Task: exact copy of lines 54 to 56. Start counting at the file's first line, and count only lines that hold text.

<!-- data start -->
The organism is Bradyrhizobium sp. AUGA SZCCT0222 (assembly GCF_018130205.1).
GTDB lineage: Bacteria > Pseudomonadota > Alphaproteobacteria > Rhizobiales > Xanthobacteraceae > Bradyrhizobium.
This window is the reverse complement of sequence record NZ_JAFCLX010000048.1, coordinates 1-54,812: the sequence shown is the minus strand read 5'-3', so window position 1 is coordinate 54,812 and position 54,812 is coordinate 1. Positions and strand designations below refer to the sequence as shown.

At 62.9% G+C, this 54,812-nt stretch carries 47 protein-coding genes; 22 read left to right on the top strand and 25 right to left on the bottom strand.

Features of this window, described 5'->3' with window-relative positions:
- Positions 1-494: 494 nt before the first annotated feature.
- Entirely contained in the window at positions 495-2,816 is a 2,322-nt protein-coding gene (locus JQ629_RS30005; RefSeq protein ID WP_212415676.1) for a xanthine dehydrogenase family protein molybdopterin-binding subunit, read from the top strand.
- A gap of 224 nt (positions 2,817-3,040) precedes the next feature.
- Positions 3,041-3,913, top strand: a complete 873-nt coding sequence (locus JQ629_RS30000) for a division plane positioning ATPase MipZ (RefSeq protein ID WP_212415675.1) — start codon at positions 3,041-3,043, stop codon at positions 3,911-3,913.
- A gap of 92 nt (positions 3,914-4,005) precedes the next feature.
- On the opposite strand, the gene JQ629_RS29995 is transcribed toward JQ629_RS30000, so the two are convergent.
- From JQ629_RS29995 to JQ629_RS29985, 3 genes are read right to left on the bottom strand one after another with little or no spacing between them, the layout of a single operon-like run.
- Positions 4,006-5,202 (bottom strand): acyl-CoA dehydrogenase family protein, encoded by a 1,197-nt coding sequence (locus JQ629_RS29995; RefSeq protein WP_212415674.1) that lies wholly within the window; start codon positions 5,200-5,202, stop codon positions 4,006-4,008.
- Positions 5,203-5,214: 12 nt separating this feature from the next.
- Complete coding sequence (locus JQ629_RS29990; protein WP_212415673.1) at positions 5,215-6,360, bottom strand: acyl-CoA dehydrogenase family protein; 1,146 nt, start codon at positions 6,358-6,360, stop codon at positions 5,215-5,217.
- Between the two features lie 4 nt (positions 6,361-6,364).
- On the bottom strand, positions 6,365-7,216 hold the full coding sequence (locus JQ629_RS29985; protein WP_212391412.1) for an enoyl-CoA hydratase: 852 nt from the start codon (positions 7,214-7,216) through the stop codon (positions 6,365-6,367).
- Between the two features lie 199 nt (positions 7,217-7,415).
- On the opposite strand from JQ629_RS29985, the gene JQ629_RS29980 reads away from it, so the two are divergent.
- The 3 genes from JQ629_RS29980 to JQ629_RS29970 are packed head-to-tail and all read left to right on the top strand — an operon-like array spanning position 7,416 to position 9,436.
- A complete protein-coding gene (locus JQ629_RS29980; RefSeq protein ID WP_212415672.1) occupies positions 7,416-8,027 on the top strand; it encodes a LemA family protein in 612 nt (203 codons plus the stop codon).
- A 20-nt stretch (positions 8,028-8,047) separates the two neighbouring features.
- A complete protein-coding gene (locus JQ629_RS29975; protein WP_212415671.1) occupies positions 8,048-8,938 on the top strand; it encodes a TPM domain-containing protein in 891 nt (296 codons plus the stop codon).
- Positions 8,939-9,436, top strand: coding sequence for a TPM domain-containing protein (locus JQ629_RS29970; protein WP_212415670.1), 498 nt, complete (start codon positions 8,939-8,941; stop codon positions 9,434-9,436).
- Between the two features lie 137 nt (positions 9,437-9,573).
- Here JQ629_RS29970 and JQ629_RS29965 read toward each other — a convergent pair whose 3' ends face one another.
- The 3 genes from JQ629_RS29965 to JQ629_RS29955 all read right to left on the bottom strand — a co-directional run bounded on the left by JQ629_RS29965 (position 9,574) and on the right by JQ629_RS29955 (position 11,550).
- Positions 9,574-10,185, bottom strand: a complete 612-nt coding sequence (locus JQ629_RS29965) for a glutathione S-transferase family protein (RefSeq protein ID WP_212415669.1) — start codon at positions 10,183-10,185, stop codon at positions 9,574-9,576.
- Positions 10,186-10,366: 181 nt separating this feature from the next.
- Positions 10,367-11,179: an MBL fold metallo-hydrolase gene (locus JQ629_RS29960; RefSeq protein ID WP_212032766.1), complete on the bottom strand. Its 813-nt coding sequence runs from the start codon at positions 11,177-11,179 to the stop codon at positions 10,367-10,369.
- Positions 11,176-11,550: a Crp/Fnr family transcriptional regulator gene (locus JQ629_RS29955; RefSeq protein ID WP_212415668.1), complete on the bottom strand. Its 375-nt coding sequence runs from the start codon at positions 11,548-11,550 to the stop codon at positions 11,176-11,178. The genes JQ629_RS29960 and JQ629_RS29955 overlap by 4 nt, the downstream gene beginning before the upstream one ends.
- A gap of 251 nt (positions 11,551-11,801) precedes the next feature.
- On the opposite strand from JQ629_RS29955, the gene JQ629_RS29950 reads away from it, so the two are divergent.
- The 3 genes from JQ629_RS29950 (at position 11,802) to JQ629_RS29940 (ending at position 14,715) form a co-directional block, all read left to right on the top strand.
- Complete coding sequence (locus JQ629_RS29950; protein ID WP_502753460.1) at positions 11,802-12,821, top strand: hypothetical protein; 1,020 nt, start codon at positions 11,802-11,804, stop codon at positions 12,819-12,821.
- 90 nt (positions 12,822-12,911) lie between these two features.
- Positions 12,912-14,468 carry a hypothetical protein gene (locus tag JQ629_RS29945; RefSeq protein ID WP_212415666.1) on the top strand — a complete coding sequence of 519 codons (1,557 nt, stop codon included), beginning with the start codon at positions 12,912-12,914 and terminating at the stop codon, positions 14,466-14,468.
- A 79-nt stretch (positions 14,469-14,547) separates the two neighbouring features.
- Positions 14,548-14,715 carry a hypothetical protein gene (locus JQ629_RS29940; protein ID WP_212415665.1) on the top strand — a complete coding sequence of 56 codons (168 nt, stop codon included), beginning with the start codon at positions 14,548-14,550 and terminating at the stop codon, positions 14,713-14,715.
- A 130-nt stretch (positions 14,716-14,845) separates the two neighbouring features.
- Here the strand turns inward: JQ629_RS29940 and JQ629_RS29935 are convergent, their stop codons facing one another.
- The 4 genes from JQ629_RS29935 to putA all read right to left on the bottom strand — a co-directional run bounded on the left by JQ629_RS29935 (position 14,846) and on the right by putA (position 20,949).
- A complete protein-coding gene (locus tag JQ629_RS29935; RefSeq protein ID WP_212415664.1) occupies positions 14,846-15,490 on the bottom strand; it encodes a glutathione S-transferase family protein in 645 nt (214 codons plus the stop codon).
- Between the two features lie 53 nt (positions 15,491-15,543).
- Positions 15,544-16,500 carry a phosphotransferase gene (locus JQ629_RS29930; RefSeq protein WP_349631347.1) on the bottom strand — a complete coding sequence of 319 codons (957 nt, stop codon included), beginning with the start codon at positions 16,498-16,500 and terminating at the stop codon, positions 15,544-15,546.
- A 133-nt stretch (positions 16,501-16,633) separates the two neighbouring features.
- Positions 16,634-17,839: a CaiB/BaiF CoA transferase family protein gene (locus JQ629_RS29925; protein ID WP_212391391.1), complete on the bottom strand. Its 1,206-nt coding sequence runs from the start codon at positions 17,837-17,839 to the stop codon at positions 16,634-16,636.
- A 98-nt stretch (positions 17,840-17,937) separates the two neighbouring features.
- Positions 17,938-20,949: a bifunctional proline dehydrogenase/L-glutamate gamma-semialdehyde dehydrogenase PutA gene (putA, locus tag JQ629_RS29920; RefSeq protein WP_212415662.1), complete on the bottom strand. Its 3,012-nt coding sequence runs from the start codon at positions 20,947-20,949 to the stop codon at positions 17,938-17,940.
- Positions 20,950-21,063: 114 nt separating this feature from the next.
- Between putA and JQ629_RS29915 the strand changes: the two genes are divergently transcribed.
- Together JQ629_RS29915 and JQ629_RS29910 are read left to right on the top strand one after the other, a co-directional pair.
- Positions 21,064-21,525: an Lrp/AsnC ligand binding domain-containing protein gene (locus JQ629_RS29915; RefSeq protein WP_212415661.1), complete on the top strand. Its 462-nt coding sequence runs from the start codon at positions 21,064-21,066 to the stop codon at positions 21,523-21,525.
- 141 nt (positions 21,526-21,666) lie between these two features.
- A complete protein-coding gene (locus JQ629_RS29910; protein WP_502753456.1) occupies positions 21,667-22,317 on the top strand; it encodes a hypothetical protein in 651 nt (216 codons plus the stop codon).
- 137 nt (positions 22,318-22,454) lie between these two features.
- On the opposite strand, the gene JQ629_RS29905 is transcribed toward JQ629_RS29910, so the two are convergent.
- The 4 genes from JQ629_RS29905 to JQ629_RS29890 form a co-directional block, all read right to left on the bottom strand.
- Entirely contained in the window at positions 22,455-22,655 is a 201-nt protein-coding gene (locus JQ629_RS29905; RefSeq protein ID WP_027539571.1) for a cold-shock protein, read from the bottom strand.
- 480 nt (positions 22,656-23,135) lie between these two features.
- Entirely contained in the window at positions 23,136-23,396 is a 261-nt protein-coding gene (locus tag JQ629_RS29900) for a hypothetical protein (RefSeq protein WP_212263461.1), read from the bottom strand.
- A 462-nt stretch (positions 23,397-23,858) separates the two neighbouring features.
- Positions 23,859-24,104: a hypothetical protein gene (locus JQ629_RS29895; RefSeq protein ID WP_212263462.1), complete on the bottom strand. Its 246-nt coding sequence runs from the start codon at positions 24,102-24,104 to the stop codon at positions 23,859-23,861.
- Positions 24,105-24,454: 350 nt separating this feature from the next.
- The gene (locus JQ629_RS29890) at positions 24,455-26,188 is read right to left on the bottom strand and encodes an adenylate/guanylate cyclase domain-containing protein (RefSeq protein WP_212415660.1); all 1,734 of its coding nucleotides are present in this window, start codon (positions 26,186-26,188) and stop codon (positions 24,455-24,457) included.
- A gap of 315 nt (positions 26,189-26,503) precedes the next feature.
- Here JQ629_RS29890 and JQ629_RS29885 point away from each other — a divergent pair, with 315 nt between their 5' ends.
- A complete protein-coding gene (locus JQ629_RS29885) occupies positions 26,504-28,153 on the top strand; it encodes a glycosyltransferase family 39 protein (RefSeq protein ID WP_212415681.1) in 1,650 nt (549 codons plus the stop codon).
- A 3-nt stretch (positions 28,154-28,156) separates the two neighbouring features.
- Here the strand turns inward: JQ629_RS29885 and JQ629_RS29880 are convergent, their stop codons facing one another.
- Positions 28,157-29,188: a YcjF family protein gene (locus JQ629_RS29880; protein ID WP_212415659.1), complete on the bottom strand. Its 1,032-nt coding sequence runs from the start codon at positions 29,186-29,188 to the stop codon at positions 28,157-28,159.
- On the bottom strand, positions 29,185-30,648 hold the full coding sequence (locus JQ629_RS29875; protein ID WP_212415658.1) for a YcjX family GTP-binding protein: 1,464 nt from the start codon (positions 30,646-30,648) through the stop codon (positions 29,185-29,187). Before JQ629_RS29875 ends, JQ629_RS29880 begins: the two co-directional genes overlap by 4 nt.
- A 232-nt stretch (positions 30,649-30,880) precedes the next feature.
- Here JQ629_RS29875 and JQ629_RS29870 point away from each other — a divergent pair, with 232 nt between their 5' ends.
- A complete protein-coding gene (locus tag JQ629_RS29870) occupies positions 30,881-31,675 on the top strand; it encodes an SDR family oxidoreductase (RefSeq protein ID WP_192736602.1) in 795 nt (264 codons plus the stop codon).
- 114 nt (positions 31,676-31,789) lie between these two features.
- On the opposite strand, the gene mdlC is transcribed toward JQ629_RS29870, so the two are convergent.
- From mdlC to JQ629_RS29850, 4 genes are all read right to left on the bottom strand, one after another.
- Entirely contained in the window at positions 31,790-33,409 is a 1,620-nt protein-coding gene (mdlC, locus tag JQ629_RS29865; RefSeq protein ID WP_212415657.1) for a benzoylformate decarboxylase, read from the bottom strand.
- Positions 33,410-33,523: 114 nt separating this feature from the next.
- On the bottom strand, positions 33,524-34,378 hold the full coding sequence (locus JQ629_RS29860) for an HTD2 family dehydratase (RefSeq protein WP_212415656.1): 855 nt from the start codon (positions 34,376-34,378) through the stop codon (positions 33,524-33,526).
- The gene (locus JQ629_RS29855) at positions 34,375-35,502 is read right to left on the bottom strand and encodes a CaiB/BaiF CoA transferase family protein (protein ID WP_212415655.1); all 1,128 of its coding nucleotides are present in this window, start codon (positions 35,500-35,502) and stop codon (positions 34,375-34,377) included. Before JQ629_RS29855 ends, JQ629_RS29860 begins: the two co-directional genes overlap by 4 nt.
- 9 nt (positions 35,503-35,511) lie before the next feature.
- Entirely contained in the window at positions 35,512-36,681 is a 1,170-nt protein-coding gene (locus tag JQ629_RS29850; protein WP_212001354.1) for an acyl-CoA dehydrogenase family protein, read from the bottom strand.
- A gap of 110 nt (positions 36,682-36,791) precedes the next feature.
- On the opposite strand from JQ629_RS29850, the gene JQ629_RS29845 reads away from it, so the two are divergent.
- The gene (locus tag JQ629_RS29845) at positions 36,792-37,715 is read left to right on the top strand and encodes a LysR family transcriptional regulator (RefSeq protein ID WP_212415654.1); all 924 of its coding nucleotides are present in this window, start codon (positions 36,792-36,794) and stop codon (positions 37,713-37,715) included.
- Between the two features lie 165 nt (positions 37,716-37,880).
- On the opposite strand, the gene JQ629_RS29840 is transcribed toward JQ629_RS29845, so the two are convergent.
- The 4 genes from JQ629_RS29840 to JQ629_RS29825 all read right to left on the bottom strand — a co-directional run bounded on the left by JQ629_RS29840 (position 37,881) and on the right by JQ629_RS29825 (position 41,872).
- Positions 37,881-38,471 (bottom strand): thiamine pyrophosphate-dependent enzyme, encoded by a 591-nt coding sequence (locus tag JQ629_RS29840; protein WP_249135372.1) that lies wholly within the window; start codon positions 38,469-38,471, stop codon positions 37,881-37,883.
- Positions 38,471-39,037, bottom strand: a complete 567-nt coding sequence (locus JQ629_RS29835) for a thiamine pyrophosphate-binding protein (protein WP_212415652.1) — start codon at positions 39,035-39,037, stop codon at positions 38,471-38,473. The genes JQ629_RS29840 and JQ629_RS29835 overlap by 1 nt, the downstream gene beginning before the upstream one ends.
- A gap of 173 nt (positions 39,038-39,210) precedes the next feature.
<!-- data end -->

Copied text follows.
- 141 nt (positions 21,526-21,666) lie between these two features.
- A complete protein-coding gene (locus JQ629_RS29910; protein WP_502753456.1) occupies positions 21,667-22,317 on the top strand; it encodes a hypothetical protein in 651 nt (216 codons plus the stop codon).
- 137 nt (positions 22,318-22,454) lie between these two features.